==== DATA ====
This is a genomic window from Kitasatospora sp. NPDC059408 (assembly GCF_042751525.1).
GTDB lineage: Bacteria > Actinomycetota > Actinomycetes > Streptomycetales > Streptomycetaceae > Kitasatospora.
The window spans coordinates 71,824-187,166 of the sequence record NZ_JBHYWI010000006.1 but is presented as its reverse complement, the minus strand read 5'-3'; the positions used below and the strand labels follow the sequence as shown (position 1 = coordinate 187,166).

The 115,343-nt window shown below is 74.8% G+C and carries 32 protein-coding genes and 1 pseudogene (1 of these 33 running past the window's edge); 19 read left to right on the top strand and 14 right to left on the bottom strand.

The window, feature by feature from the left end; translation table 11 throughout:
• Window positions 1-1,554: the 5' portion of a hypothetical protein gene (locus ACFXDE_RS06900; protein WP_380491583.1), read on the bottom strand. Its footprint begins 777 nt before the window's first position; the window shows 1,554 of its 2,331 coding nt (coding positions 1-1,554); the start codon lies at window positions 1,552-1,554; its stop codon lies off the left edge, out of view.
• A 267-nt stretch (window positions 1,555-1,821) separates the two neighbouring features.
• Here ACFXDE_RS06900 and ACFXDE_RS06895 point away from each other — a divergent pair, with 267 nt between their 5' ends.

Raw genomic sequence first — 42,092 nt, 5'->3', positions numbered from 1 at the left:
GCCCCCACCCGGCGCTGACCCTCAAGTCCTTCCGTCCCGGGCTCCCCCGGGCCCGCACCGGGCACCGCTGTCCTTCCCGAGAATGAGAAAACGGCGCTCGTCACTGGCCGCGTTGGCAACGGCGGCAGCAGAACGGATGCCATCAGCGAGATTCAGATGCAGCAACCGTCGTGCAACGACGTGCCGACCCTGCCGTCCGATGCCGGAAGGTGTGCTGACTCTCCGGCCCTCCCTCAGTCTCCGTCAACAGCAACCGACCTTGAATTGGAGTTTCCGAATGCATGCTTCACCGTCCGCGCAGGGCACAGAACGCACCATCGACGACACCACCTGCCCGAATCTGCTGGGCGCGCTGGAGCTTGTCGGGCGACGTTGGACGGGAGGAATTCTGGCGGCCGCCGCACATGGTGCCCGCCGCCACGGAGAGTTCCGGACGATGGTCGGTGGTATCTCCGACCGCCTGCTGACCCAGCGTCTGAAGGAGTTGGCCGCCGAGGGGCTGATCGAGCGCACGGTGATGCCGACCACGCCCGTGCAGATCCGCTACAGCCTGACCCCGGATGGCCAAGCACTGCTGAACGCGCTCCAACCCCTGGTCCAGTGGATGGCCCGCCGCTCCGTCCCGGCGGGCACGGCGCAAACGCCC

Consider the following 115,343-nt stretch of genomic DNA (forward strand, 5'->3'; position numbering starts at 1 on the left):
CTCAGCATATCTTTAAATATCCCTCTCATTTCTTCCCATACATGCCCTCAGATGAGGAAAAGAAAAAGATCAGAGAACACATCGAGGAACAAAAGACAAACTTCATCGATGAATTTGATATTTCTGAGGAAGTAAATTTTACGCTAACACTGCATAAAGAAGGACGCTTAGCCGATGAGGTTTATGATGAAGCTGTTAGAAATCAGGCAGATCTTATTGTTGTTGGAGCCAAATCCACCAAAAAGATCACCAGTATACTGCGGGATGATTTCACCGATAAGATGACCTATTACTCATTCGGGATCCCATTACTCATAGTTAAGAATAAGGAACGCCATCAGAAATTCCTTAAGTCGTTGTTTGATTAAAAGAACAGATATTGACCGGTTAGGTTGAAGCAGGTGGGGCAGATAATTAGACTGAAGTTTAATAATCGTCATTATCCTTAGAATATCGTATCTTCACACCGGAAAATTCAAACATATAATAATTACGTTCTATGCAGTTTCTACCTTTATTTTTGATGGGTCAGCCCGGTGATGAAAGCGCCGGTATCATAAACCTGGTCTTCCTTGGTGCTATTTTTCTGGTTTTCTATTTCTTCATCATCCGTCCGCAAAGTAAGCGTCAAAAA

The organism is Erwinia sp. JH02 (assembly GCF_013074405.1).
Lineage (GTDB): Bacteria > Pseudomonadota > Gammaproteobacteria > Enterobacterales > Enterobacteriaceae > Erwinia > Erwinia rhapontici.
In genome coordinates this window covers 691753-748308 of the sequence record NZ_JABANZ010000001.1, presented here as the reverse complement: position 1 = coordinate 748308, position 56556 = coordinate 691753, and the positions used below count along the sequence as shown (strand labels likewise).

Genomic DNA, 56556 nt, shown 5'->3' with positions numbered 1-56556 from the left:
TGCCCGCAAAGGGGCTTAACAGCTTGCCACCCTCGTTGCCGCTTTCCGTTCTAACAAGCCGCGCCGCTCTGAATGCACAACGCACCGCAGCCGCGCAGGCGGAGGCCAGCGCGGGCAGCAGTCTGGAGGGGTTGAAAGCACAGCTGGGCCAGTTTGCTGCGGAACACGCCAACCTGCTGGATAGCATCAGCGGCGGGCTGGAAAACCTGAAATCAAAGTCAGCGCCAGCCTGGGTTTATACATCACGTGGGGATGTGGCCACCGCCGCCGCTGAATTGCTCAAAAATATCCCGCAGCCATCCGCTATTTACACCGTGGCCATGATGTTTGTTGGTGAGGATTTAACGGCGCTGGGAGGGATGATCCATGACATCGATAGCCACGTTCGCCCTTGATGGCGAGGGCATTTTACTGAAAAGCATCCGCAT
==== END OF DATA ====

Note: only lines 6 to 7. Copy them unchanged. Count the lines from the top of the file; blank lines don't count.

• Window positions 1-1,554: the 5' portion of a hypothetical protein gene (locus ACFXDE_RS06900; protein WP_380491583.1), read on the bottom strand. Its footprint begins 777 nt before the window's first position; the window shows 1,554 of its 2,331 coding nt (coding positions 1-1,554); the start codon lies at window positions 1,552-1,554; its stop codon lies off the left edge, out of view.
• A 267-nt stretch (window positions 1,555-1,821) separates the two neighbouring features.